I want to clear up a myth for you, mama. I’m sure you’ve heard it a thousand times before: “Don’t feed that baby to sleep” or “If you keep feeding her to sleep, she’ll wake up all night”. There’s no doubt that there is some truth to that, but that doesn’t mean that you can’t use feeding as a tool to help your babe sleep, particularly in the earlier stages of sleep training.
First things first, what is the ” “Feed to Sleep Association” and why is it bad?
When we talk about the Feed To Sleep Association, we are generally referring to feeding your baby to completely asleep before moving them to the crib. Feeding to sleep, whether it’s nursing or bottle feeding, is a very useful tool for calming a fussy newborn. As time goes on however, and your baby passes beyond the four month mark, they tend to be more aware of their environment which results in an association that can actually cause more problems than solutions.
The reason that feeding to sleep can be problematic, is that as your little one begins to become more aware of their environment they begin to realize that you are no longer there as the transfer between sleep cycles. This in turn causes your baby to rouse, further seeking the comfort of the way they fell asleep.
Often this causes a pattern of mom or dad running in and feeding to sleep over and over through the night, which causes frustration and sleep deprivation, and often leads to pulling baby into the bed to cosleep. Have you been here? Not all is lost. Get in touch today to talk about how to reduce night wakings for your bub! I’d love to help.
Rather than feed to babies to sleep, we want to feed her to drowsy, using feeding as a tool to soothe and relax as part of a pre bed routine. We know that hungry babies don’t settle, and hungry babies don’t sleep well, so ensuring your baby is full prior to placing them down to sleep means that you are giving them the best shot to sleep (and to sleep longer!).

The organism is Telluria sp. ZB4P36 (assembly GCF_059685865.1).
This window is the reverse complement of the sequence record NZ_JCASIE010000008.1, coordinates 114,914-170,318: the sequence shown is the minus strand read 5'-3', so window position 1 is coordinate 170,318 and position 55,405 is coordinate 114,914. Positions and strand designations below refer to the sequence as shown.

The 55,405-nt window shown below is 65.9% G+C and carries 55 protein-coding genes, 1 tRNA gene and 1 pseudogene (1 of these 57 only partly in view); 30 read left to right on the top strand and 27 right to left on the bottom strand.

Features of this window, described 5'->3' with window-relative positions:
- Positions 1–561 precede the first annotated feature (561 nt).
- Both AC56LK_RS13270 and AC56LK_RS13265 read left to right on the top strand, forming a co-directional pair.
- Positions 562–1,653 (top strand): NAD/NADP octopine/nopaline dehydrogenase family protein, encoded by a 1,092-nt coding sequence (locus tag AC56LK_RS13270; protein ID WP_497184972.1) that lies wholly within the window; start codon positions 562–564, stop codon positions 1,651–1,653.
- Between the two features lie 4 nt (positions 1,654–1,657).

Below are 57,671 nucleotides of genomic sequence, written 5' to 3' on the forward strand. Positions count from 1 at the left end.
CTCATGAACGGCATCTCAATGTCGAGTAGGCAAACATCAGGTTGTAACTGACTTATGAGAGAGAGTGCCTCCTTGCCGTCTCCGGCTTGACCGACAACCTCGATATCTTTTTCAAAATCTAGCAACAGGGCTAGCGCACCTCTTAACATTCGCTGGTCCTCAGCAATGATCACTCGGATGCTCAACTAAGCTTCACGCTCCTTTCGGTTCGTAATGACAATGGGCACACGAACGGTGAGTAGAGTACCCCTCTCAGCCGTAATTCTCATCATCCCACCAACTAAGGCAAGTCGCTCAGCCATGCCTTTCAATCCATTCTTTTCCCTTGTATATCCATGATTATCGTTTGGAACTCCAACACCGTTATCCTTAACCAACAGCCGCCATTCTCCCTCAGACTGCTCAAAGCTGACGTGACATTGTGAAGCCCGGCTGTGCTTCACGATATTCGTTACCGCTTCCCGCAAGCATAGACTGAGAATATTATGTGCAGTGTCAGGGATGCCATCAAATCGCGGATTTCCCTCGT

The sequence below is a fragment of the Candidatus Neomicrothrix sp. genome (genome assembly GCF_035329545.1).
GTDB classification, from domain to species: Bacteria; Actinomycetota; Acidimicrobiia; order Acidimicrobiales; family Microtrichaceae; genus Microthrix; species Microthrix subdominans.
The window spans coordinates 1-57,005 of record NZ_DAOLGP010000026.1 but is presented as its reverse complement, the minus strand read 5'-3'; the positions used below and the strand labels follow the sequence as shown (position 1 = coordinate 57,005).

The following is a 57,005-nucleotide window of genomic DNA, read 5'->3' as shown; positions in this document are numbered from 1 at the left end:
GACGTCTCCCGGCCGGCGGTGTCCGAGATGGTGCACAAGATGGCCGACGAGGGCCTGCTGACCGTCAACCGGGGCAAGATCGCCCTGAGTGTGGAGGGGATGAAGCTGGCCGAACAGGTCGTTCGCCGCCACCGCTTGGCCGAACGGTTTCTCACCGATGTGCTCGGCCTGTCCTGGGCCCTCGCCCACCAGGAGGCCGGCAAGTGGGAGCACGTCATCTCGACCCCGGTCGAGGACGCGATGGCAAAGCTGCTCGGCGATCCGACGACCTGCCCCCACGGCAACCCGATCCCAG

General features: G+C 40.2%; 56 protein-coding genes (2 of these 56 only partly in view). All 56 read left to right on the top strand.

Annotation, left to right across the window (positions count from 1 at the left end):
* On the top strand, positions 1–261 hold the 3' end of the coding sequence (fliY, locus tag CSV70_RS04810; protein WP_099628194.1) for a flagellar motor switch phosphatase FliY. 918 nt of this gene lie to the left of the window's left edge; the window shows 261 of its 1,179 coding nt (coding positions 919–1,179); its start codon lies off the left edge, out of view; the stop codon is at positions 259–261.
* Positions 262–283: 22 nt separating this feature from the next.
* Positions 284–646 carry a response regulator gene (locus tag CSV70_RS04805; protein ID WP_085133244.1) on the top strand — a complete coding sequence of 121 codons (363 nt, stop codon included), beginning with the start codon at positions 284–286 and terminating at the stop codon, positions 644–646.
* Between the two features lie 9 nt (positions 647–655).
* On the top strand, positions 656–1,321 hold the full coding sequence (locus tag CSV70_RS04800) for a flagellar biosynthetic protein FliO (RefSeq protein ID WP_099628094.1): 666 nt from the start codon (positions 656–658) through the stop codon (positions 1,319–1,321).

The difference of feeding to sleep and feeding to drowsy
When it comes to helping your babe find their way to a restful sleep, feeding can be a great tool. In fact, it’s often an integral part of bed time routines all the way up until your child is one (or longer). When we use feeding as a tool, instead of feeding all the way to sleep, we feed until almost asleep, being sure to place your baby into the crib drowsy but awake. It doesn’t matter if feeding for you is nursing, bottle feeding breastmilk or bottle feeding formula. The only thing that matters? Routine.
Bed time routines are the single most important aspect of sleep foundations, outside of waking your baby at the same time everyday. Babies thrive on routine and are constantly seeking out patterns in their everyday life. Providing a strong and consistent bedtime routine each and every time you go to place your child down for bed provides strong and meaningful cues on what’s to come.
As your baby grows, you can start to put some distance between the bottle and placement into the crib, moving stories and eventually even the bath between the bottle and bed. However, when your baby is very young, using the feeding as a tool to prepare your child for bed works really well.
So what is Drowsy but Awake
Oh, the age old saying “Drowsy but Awake”. You’ve heard it 100 times, but what does it actually mean. Drowsy but awake means that your baby is just on the verge of falling asleep, but isn’t quite there yet. It means that instead of allowing your baby to fall asleep while feeding and then moving them to the crib asleep, we are going to keep your little one awake by tickling their toes and rubbing their back, making sure their eyes are open going into the crib.
Drowsy but awake isn’t putting a full alert unprepared baby in a crib and saying goodnight, hoping they just “figure it out”. Drowsy but awake isn’t putting baby into the crib with their eyes closed, hoping they are awake.
When it comes to getting your baby sleep, it can feel so overwhelming. The more tools you have in your belt, the more prepared you are going to be to help your little one drift off to peaceful and restful sleep. There is nothing wrong with feeding your child before bed. In fact, ensuring your child is well fed before they go to sleep promotes deeper and longer sleep – provided they are drowsy but awake when you place them down for the night.